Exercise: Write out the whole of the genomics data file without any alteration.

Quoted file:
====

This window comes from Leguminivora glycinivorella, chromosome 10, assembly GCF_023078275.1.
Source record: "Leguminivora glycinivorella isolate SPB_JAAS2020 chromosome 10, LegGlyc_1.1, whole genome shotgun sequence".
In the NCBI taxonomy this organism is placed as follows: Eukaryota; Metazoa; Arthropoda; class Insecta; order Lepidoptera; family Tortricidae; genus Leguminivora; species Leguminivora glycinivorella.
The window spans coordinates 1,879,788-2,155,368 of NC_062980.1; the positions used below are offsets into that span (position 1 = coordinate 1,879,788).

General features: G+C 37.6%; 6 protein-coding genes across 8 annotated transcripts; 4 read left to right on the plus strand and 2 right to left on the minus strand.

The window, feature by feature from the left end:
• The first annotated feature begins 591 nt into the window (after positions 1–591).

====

This window comes from Leguminivora glycinivorella, chromosome 10, assembly GCF_023078275.1.
Source record: "Leguminivora glycinivorella isolate SPB_JAAS2020 chromosome 10, LegGlyc_1.1, whole genome shotgun sequence".
In the NCBI taxonomy this organism is placed as follows: Eukaryota; Metazoa; Arthropoda; class Insecta; order Lepidoptera; family Tortricidae; genus Leguminivora; species Leguminivora glycinivorella.
The window spans coordinates 1,879,788-2,155,368 of NC_062980.1; the positions used below are offsets into that span (position 1 = coordinate 1,879,788).

General features: G+C 37.6%; 6 protein-coding genes across 8 annotated transcripts; 4 read left to right on the plus strand and 2 right to left on the minus strand.

The window, feature by feature from the left end:
• The first annotated feature begins 591 nt into the window (after positions 1–591).